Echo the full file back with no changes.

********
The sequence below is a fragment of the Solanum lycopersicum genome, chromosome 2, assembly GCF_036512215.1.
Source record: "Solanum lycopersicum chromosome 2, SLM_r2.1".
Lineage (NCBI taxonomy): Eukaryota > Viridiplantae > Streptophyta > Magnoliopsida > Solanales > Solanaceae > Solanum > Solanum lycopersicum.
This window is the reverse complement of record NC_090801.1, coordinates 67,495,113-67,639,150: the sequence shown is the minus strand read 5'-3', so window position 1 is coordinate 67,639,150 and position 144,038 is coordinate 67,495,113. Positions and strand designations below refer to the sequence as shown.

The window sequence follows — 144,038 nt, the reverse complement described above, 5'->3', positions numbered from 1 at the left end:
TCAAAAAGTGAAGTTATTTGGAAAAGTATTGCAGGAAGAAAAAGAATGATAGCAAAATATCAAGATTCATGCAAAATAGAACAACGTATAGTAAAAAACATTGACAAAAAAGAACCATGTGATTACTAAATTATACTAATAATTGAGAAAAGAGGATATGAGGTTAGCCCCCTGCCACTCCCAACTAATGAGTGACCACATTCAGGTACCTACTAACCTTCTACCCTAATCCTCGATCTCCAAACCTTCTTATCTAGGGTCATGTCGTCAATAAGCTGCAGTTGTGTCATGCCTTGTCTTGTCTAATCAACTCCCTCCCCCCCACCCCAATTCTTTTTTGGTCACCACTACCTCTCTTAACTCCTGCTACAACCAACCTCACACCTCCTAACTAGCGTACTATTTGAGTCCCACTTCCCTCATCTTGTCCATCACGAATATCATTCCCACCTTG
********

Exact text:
The sequence below is a fragment of the Solanum lycopersicum genome, chromosome 2, assembly GCF_036512215.1.
Source record: "Solanum lycopersicum chromosome 2, SLM_r2.1".
Lineage (NCBI taxonomy): Eukaryota > Viridiplantae > Streptophyta > Magnoliopsida > Solanales > Solanaceae > Solanum > Solanum lycopersicum.
This window is the reverse complement of record NC_090801.1, coordinates 67,495,113-67,639,150: the sequence shown is the minus strand read 5'-3', so window position 1 is coordinate 67,639,150 and position 144,038 is coordinate 67,495,113. Positions and strand designations below refer to the sequence as shown.

The window sequence follows — 144,038 nt, the reverse complement described above, 5'->3', positions numbered from 1 at the left end:
TCAAAAAGTGAAGTTATTTGGAAAAGTATTGCAGGAAGAAAAAGAATGATAGCAAAATATCAAGATTCATGCAAAATAGAACAACGTATAGTAAAAAACATTGACAAAAAAGAACCATGTGATTACTAAATTATACTAATAATTGAGAAAAGAGGATATGAGGTTAGCCCCCTGCCACTCCCAACTAATGAGTGACCACATTCAGGTACCTACTAACCTTCTACCCTAATCCTCGATCTCCAAACCTTCTTATCTAGGGTCATGTCGTCAATAAGCTGCAGTTGTGTCATGCCTTGTCTTGTCTAATCAACTCCCTCCCCCCCACCCCAATTCTTTTTTGGTCACCACTACCTCTCTTAACTCCTGCTACAACCAACCTCACACCTCCTAACTAGCGTACTATTTGAGTCCCACTTCCCTCATCTTGTCCATCACGAATATCATTCCCACCTTG